It is problematic for a young person to develop with an unhealthy and unbalanced level of exposure to an addictive and numbing chemical called dopamine through social media and mobile phones. Especially whilst going through the high stress of adolescence.

According to Sinek, due to the unfettered access, in the transition from only wanting to gain approval from their parents to seeking it from their peers it becomes hard-wired to turn to technology rather than others and therefore deep and meaningful relationships are not formed. In addition healthy coping mechanisms for dealing with stress are not explored and nurtured. This can result in anxiety, mood disorders and depression. Indeed research by the University of Pittsburg showed that the more time young adults use social media, the more likely they are to be depressed – in the study frequent users of social media were 2.7 times more likely to be depressed than those who use it less frequently.

Sadly today it is not just adolescents who are being numbed and damaged by high use of phones and social media. At least in my experience, children seem to being given devices at ever-decreasing ages and are pulled to them like metal to a strong magnet. Often many (but of course not all, let’s not generalise here) would rather glue their hands and eyes to their tablet than interact with their school friend and family time becomes the ill-desired distraction from electronics.

People of all ages seem to be hooked to technology. How many times have you felt drawn to read a text or check Facebook when you are meant to be spending quality time with friends or family? It is a frightening addiction. Just look around you the next time you are in public transport and nobody seems to make eye contact or a conversation because they only contact they are making is their thumbs to a screen.

I also agree that patience, or more aptly, impatience due to a proliferation of instant gratification, of having ‘everything’ desired practically instantaneously is also a danger, especially when you couple this with an addiction to electronic devices. That does not just apply to people who were born in 1984 or onwards. True gratification and fulfilment require hard work and we do need to become more comfortable with not always getting instant results from our actions.

Sinek argues that all is available except job satisfaction and strength of relationships and that the worse-case scenario is a continuation of an increase in suicide rates, accidental deaths from drug overdoses, dropouts and leave of absences due to depression, whilst best-case scenario is having an entire generation going through life never really finding joy or deep-fulfilment.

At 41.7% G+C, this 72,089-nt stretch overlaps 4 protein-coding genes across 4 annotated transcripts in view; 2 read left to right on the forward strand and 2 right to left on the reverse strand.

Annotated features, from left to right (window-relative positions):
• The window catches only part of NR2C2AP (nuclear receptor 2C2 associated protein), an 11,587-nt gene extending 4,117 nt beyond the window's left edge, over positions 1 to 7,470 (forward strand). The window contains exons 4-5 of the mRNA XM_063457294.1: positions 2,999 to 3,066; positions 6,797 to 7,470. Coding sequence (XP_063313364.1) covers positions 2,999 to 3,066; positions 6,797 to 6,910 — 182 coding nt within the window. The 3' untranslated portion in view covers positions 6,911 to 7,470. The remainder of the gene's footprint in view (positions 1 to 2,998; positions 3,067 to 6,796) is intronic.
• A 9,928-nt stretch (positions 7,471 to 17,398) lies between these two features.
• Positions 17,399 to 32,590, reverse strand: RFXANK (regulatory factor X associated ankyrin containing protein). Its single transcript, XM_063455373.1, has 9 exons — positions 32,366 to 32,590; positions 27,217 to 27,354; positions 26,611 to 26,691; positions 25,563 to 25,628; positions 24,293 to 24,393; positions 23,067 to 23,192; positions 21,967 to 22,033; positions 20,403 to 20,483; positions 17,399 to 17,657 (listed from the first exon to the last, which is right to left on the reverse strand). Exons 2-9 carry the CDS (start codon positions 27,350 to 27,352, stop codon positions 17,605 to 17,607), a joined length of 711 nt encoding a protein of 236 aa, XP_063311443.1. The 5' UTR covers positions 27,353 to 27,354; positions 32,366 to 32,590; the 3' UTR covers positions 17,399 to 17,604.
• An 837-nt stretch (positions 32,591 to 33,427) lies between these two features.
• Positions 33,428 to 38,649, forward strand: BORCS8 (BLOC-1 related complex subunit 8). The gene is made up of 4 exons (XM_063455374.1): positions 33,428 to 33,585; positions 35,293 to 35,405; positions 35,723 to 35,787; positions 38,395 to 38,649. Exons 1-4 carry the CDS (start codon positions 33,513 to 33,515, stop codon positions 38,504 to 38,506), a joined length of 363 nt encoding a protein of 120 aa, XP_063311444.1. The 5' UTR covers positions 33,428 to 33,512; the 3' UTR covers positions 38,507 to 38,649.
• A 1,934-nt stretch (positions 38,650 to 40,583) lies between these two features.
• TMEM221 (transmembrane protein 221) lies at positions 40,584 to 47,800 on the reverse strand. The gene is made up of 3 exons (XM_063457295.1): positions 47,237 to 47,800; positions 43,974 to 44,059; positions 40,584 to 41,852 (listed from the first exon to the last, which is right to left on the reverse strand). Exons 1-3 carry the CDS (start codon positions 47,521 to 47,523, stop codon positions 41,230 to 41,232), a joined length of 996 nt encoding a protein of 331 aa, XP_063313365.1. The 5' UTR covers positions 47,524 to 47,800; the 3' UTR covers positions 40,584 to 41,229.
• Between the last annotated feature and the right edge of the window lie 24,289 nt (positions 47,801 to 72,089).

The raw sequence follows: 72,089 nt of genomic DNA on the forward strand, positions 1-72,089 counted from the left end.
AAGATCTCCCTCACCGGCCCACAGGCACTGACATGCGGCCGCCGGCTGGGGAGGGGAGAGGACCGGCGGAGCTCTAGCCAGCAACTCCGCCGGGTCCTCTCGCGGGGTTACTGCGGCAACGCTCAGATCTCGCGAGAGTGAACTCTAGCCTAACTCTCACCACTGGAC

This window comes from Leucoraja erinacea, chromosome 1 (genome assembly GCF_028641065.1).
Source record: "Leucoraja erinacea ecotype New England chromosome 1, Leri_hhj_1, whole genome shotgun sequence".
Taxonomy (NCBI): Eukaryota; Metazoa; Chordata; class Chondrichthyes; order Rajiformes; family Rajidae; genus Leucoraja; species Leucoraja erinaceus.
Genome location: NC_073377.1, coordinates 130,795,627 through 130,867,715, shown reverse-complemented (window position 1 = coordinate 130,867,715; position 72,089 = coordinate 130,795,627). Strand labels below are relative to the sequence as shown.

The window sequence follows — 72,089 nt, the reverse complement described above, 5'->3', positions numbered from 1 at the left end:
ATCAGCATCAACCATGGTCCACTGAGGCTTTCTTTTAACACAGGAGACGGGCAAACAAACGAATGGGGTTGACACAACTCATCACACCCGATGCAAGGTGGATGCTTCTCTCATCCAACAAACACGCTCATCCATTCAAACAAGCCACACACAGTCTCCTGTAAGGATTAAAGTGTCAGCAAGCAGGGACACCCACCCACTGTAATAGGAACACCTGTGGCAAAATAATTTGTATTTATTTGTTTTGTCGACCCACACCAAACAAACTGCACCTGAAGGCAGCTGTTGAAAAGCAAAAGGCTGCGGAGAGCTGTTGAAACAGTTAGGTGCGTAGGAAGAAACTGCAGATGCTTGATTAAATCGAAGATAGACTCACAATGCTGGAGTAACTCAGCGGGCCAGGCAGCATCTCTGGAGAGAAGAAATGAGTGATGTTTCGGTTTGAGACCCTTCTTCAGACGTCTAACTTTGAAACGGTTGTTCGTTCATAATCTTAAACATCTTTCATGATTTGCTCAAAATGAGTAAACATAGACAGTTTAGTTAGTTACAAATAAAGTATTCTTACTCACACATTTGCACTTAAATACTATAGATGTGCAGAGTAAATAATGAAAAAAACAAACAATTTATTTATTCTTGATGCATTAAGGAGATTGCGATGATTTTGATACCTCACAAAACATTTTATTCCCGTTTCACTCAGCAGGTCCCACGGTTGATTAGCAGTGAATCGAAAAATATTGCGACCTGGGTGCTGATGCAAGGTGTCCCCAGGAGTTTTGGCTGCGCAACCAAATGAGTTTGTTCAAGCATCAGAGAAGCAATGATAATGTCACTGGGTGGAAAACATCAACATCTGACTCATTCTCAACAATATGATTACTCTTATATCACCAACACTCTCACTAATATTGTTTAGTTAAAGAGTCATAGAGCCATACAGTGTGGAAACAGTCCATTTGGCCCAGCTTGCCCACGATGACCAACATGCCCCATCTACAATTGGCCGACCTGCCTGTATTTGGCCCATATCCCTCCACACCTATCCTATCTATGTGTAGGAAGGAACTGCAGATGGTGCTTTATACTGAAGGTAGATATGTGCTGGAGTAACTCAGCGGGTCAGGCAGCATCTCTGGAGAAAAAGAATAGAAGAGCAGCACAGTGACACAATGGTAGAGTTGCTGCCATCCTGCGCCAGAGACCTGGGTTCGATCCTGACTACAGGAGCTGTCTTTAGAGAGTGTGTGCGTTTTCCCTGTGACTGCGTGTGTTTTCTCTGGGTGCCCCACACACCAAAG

He goes on to explain his fourth ‘piece’ that is environment, more specifically the corporate environment. One which does not help people build their confidence or learn the skills of cooperation. One which does not help them overcome the challenges of a digital word or the need to have instant gratification and does not encourage them to find the joy and fulfilment you can get from working hard on something over a long time. It’s not the Millenials he says, it’s the corporations and the corporate environment and a total lack of good leadership and “they were dealt a bad hand”.

Again, where is the concept of individual responsibility that Sinek is once again ignoring? According to Sinek, it’s down to the generation above the Millenials to work “extra hard to find the social skills that they are missing out on.” No, it is a collective responsibility resolve the deep sense of impatience that risks becoming ingrained into the hearts of the population and to stop relationships becoming and remaining superficial, or even non-existent because we are too busy living our lives electronically.

Additionally, not all corporations are bad, not all of them just put their employees through the grinder. Yes, you may have to spend a long time searching but there are companies who will look after you and develop you. Moreover, a division of people through the designation and nominalisation of generations is also unhelpful. We are all people, and were are all in this together.